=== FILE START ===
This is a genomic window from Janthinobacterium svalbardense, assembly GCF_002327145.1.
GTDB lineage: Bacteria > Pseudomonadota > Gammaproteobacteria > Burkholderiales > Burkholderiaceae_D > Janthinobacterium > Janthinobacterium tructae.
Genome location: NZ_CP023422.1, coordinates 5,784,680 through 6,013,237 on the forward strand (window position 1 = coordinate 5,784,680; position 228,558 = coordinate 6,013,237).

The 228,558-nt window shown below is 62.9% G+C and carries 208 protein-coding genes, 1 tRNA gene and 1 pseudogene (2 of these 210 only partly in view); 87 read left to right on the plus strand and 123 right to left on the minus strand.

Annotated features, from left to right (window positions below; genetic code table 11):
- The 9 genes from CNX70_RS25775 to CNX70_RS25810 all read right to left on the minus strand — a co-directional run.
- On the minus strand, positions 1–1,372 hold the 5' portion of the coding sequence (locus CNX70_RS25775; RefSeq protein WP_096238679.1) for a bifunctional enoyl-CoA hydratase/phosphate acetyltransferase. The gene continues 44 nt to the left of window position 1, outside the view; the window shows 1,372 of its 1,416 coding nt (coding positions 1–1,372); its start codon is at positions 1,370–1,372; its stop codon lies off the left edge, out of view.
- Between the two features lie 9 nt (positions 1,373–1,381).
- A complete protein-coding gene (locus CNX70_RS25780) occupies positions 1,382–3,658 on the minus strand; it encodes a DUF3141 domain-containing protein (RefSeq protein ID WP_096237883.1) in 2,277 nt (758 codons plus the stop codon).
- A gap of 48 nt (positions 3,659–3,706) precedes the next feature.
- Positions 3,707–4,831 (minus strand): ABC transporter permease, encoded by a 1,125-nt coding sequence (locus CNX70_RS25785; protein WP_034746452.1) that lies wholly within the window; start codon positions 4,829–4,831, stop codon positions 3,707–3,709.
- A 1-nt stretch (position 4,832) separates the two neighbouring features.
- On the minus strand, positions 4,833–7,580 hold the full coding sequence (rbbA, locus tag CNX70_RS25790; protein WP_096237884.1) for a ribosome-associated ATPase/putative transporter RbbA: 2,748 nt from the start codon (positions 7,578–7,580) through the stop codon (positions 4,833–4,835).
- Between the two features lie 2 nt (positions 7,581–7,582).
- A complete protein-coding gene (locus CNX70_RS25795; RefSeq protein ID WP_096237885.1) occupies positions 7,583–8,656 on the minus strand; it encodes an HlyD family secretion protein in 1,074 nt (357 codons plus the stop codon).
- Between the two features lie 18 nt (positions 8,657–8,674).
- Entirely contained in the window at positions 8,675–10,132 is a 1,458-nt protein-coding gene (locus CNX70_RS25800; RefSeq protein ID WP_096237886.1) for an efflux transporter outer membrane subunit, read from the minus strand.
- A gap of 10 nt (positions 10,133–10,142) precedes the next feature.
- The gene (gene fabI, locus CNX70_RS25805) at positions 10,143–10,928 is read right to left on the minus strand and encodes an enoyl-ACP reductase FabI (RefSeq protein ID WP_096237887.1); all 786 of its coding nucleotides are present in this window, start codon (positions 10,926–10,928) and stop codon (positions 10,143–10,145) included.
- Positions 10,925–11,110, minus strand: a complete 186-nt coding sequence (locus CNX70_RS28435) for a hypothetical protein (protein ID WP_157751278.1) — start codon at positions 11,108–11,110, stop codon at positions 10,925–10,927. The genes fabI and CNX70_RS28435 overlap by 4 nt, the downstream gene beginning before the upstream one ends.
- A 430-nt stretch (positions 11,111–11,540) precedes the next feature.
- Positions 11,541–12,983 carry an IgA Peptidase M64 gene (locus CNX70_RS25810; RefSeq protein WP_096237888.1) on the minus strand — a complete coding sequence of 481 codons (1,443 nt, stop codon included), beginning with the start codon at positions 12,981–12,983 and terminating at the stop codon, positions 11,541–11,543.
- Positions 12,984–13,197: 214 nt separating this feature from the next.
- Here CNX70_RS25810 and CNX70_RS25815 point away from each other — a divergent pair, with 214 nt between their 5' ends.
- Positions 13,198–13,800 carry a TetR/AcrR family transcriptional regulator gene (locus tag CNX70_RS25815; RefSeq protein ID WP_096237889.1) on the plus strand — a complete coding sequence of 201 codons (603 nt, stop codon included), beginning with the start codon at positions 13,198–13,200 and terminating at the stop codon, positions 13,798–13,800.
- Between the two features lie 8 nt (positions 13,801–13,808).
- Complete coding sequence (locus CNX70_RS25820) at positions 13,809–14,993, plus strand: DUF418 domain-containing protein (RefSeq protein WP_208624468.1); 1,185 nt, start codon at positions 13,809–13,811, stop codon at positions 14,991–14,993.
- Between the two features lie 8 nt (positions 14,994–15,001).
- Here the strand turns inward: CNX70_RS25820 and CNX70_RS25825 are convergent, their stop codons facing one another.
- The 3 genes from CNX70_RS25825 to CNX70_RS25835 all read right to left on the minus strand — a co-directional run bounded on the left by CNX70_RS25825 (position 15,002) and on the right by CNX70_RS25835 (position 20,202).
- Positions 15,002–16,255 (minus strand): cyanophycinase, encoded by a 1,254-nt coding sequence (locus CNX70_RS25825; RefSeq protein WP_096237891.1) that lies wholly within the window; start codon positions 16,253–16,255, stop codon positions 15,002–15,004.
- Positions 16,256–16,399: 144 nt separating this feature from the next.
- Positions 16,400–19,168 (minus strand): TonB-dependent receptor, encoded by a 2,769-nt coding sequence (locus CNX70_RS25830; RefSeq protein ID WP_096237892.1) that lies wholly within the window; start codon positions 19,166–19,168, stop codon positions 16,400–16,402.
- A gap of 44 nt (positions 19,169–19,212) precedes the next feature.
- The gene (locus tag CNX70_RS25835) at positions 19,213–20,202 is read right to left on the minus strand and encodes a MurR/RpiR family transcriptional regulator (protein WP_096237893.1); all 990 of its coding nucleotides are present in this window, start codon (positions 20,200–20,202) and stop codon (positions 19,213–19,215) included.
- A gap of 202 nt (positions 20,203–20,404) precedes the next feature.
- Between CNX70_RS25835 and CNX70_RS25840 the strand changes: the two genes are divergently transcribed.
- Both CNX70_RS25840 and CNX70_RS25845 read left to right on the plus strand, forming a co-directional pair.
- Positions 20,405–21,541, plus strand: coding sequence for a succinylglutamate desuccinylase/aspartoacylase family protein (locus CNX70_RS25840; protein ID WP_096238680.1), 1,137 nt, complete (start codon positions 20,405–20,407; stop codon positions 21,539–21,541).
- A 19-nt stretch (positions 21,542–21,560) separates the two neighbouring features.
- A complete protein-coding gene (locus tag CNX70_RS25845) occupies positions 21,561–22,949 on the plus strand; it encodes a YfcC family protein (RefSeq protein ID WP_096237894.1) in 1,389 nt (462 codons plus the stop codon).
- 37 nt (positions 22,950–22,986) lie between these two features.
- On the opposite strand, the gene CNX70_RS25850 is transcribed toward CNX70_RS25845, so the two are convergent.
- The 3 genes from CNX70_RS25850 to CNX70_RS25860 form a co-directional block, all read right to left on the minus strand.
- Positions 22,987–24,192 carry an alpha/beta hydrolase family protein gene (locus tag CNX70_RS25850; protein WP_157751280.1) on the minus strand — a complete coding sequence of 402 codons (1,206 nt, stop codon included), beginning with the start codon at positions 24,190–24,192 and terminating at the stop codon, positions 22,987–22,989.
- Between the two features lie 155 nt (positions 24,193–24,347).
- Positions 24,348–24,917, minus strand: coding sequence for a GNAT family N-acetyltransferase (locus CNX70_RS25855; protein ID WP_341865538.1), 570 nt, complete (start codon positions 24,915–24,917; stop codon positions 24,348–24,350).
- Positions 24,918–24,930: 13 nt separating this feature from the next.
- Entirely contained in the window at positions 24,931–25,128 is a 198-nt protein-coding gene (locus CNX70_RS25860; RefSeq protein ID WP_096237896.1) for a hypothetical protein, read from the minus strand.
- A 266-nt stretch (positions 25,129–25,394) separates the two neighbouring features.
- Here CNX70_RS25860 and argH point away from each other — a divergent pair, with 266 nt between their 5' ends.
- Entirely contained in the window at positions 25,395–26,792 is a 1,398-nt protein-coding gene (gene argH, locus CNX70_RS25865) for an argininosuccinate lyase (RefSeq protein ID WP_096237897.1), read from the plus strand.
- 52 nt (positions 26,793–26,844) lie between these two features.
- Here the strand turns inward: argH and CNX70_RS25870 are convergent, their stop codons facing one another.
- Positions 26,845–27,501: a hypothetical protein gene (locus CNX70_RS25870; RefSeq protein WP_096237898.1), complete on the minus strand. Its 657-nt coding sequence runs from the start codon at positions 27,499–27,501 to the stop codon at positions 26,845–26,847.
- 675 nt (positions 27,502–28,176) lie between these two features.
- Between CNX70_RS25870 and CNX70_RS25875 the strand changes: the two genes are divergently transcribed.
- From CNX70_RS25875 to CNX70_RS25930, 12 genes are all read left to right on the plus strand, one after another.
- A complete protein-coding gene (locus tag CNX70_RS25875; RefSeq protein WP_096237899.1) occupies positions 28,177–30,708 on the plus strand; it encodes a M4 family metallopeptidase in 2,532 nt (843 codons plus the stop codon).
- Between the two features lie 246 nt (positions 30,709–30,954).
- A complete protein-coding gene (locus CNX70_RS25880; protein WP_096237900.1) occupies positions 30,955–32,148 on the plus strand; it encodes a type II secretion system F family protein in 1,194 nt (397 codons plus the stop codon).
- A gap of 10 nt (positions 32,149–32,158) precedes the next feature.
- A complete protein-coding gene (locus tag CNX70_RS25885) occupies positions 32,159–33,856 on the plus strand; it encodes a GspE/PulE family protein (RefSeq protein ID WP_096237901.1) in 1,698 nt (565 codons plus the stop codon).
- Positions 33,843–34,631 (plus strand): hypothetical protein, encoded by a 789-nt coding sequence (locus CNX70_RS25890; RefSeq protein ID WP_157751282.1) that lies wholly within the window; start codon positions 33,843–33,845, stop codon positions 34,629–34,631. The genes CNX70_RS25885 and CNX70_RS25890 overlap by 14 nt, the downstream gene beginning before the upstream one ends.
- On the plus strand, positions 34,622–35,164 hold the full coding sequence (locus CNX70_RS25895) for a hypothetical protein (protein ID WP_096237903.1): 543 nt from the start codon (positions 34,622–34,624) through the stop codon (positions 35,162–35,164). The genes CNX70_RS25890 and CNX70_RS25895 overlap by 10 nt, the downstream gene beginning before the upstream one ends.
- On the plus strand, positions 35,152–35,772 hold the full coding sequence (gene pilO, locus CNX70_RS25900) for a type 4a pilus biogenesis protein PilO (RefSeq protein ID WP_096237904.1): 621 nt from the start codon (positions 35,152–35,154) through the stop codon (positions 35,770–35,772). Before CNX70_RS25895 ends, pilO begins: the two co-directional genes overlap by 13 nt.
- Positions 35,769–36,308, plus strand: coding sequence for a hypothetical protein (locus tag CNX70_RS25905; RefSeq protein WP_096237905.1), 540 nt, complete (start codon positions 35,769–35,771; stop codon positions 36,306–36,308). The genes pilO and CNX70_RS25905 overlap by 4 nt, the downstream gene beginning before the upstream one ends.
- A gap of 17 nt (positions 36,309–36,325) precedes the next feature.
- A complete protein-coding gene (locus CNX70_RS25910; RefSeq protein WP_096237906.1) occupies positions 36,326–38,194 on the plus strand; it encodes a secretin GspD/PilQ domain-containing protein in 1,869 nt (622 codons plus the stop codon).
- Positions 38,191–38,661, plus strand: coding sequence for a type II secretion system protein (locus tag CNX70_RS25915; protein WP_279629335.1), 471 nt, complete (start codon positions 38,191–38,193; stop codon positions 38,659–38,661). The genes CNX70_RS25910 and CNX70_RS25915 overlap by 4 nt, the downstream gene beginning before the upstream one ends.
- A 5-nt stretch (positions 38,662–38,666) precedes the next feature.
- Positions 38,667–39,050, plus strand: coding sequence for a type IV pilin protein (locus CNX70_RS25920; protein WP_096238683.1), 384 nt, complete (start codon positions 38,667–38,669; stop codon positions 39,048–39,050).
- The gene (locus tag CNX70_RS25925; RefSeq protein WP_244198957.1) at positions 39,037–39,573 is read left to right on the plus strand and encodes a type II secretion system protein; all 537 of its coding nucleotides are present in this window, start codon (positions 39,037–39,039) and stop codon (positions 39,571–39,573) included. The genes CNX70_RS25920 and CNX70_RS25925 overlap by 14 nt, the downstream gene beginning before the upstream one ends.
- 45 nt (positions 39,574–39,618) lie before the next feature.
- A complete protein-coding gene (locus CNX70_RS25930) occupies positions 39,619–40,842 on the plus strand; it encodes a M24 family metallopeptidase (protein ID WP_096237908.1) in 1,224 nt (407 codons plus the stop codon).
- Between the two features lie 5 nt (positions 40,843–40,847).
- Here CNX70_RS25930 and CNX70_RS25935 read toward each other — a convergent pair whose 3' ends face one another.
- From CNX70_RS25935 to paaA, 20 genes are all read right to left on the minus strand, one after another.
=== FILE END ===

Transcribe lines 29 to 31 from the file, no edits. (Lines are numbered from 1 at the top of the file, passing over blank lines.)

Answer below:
- Here the strand turns inward: CNX70_RS25820 and CNX70_RS25825 are convergent, their stop codons facing one another.
- The 3 genes from CNX70_RS25825 to CNX70_RS25835 all read right to left on the minus strand — a co-directional run bounded on the left by CNX70_RS25825 (position 15,002) and on the right by CNX70_RS25835 (position 20,202).
- Positions 15,002–16,255 (minus strand): cyanophycinase, encoded by a 1,254-nt coding sequence (locus CNX70_RS25825; RefSeq protein WP_096237891.1) that lies wholly within the window; start codon positions 16,253–16,255, stop codon positions 15,002–15,004.